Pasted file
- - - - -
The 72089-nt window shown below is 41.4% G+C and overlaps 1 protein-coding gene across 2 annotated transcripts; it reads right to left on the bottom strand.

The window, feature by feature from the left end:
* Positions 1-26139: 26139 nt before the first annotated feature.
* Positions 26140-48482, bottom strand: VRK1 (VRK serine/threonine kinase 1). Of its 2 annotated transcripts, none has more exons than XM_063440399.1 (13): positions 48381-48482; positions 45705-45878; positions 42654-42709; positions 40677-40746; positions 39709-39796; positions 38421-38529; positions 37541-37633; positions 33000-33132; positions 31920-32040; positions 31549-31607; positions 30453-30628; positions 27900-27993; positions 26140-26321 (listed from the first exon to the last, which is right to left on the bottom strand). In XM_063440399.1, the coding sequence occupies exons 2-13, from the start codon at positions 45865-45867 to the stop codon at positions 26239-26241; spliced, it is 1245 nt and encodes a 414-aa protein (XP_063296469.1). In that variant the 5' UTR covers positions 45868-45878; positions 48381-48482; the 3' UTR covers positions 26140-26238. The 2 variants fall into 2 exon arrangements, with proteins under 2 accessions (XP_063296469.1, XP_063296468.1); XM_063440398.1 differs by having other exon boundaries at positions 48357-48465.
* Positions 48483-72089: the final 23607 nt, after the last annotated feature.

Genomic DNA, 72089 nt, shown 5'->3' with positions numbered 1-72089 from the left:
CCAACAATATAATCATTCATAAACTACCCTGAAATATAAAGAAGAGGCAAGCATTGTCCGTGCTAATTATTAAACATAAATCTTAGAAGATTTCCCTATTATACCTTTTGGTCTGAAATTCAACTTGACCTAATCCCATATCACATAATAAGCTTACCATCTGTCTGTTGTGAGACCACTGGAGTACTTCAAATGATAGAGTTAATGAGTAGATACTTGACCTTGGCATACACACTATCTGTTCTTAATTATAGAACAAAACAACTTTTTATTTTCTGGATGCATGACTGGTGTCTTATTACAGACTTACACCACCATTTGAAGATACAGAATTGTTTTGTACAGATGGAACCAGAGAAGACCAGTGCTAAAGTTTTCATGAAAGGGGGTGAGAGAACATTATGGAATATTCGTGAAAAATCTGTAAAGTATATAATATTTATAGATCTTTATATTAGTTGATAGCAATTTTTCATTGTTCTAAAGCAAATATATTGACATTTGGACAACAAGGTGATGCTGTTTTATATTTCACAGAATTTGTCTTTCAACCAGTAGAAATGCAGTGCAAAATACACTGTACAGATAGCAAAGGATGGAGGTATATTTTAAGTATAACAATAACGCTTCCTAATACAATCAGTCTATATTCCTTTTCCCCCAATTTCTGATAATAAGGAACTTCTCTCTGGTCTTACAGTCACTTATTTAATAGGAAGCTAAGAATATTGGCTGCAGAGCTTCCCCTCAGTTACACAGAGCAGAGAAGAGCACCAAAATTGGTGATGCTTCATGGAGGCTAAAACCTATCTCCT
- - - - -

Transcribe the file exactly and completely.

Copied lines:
The 72089-nt window shown below is 41.4% G+C and overlaps 1 protein-coding gene across 2 annotated transcripts; it reads right to left on the bottom strand.

The window, feature by feature from the left end:
* Positions 1-26139: 26139 nt before the first annotated feature.
* Positions 26140-48482, bottom strand: VRK1 (VRK serine/threonine kinase 1). Of its 2 annotated transcripts, none has more exons than XM_063440399.1 (13): positions 48381-48482; positions 45705-45878; positions 42654-42709; positions 40677-40746; positions 39709-39796; positions 38421-38529; positions 37541-37633; positions 33000-33132; positions 31920-32040; positions 31549-31607; positions 30453-30628; positions 27900-27993; positions 26140-26321 (listed from the first exon to the last, which is right to left on the bottom strand). In XM_063440399.1, the coding sequence occupies exons 2-13, from the start codon at positions 45865-45867 to the stop codon at positions 26239-26241; spliced, it is 1245 nt and encodes a 414-aa protein (XP_063296469.1). In that variant the 5' UTR covers positions 45868-45878; positions 48381-48482; the 3' UTR covers positions 26140-26238. The 2 variants fall into 2 exon arrangements, with proteins under 2 accessions (XP_063296469.1, XP_063296468.1); XM_063440398.1 differs by having other exon boundaries at positions 48357-48465.
* Positions 48483-72089: the final 23607 nt, after the last annotated feature.

Genomic DNA, 72089 nt, shown 5'->3' with positions numbered 1-72089 from the left:
CCAACAATATAATCATTCATAAACTACCCTGAAATATAAAGAAGAGGCAAGCATTGTCCGTGCTAATTATTAAACATAAATCTTAGAAGATTTCCCTATTATACCTTTTGGTCTGAAATTCAACTTGACCTAATCCCATATCACATAATAAGCTTACCATCTGTCTGTTGTGAGACCACTGGAGTACTTCAAATGATAGAGTTAATGAGTAGATACTTGACCTTGGCATACACACTATCTGTTCTTAATTATAGAACAAAACAACTTTTTATTTTCTGGATGCATGACTGGTGTCTTATTACAGACTTACACCACCATTTGAAGATACAGAATTGTTTTGTACAGATGGAACCAGAGAAGACCAGTGCTAAAGTTTTCATGAAAGGGGGTGAGAGAACATTATGGAATATTCGTGAAAAATCTGTAAAGTATATAATATTTATAGATCTTTATATTAGTTGATAGCAATTTTTCATTGTTCTAAAGCAAATATATTGACATTTGGACAACAAGGTGATGCTGTTTTATATTTCACAGAATTTGTCTTTCAACCAGTAGAAATGCAGTGCAAAATACACTGTACAGATAGCAAAGGATGGAGGTATATTTTAAGTATAACAATAACGCTTCCTAATACAATCAGTCTATATTCCTTTTCCCCCAATTTCTGATAATAAGGAACTTCTCTCTGGTCTTACAGTCACTTATTTAATAGGAAGCTAAGAATATTGGCTGCAGAGCTTCCCCTCAGTTACACAGAGCAGAGAAGAGCACCAAAATTGGTGATGCTTCATGGAGGCTAAAACCTATCTCCT